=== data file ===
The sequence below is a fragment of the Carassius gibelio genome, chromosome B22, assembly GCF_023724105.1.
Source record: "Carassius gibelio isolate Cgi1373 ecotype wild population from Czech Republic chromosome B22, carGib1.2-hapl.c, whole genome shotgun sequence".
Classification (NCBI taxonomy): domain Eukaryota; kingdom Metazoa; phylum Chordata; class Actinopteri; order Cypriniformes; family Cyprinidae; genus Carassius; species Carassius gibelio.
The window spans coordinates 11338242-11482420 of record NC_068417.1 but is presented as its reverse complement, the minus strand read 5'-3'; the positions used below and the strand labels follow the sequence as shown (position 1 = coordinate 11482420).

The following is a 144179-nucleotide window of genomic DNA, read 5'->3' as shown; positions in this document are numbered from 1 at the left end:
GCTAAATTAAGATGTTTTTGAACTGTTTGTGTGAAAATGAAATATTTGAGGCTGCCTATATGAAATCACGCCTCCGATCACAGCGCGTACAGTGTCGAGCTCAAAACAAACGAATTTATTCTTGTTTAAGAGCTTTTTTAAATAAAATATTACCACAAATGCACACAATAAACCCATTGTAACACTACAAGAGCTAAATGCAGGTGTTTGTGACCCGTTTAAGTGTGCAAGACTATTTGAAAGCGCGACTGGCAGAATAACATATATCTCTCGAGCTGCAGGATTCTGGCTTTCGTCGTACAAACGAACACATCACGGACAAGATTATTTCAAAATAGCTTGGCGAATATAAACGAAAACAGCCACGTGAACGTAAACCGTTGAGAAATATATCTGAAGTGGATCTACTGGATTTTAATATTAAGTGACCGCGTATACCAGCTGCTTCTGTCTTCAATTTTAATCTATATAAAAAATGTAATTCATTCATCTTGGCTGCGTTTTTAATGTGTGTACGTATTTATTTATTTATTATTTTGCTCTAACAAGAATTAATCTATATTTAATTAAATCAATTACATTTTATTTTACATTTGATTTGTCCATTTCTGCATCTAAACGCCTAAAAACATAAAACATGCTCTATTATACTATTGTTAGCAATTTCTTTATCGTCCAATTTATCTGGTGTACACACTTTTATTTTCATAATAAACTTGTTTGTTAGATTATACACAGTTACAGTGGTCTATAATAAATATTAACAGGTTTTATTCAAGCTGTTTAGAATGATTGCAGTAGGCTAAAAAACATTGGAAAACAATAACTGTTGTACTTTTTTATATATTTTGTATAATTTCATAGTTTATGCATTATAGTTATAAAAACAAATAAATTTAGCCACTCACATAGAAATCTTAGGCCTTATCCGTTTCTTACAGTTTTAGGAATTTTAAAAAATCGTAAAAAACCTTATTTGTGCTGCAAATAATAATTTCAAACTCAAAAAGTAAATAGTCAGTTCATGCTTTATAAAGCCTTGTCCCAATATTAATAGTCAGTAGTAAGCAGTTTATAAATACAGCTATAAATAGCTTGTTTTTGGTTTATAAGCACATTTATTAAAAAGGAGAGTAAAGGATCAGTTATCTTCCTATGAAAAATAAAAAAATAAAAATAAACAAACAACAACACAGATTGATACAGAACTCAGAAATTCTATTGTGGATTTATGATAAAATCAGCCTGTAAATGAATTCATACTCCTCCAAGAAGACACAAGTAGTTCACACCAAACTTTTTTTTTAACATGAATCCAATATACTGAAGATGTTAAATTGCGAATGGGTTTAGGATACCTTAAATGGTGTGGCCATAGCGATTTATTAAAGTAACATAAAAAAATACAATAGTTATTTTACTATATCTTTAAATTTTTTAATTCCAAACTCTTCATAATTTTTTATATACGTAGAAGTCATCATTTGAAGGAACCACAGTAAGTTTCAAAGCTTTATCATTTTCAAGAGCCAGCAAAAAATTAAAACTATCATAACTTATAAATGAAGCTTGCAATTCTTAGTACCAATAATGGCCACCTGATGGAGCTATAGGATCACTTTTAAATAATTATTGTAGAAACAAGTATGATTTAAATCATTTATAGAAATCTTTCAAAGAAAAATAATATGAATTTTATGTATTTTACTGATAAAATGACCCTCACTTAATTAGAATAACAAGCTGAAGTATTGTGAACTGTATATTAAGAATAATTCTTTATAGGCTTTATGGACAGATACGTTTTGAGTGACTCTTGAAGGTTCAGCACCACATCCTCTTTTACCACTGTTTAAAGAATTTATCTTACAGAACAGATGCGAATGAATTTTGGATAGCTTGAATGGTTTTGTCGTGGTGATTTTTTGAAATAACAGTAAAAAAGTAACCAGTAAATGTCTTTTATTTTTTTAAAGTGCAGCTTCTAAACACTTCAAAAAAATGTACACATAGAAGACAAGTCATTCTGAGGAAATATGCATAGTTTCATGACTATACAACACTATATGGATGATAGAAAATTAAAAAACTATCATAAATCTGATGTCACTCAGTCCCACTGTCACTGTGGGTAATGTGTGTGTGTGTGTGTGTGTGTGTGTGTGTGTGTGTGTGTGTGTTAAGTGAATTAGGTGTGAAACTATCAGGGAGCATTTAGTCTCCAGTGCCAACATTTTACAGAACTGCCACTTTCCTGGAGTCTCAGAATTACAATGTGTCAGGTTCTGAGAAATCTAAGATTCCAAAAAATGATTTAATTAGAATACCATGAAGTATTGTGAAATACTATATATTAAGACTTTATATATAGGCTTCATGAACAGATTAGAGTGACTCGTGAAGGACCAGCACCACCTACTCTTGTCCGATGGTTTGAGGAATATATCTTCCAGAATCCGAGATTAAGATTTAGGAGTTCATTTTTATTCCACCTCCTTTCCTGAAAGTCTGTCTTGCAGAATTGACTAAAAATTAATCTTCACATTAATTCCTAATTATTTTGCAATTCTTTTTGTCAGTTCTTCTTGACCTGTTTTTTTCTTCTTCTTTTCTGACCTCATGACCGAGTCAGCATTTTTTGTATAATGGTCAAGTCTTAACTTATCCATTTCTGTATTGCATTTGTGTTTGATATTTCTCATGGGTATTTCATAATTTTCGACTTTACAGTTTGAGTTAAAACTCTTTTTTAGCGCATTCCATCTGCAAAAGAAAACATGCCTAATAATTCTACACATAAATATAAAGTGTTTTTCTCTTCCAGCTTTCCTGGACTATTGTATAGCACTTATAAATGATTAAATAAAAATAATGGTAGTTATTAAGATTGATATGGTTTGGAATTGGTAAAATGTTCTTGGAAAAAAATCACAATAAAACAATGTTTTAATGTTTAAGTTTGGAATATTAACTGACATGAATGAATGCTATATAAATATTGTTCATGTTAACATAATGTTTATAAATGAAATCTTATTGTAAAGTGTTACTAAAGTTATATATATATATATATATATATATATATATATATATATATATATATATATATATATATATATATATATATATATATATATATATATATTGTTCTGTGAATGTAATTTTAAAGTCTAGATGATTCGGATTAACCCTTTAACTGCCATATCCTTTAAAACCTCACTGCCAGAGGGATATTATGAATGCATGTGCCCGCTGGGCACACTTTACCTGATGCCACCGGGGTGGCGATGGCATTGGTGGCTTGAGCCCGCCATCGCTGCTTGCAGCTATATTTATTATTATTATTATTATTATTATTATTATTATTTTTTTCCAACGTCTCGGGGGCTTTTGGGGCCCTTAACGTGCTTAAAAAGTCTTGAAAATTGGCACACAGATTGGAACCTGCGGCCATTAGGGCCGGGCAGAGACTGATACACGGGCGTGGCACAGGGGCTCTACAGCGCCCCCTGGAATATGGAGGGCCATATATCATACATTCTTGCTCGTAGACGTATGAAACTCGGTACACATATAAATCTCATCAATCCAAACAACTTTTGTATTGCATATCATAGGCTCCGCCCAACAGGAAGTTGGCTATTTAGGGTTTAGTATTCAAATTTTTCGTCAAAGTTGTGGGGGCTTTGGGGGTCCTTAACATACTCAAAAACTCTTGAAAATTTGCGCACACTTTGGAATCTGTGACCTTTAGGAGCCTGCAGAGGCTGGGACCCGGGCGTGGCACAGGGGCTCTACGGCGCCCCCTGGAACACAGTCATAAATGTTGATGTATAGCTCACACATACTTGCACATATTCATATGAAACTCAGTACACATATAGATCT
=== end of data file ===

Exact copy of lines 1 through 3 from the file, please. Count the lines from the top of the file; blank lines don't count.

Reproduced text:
The sequence below is a fragment of the Carassius gibelio genome, chromosome B22, assembly GCF_023724105.1.
Source record: "Carassius gibelio isolate Cgi1373 ecotype wild population from Czech Republic chromosome B22, carGib1.2-hapl.c, whole genome shotgun sequence".
Classification (NCBI taxonomy): domain Eukaryota; kingdom Metazoa; phylum Chordata; class Actinopteri; order Cypriniformes; family Cyprinidae; genus Carassius; species Carassius gibelio.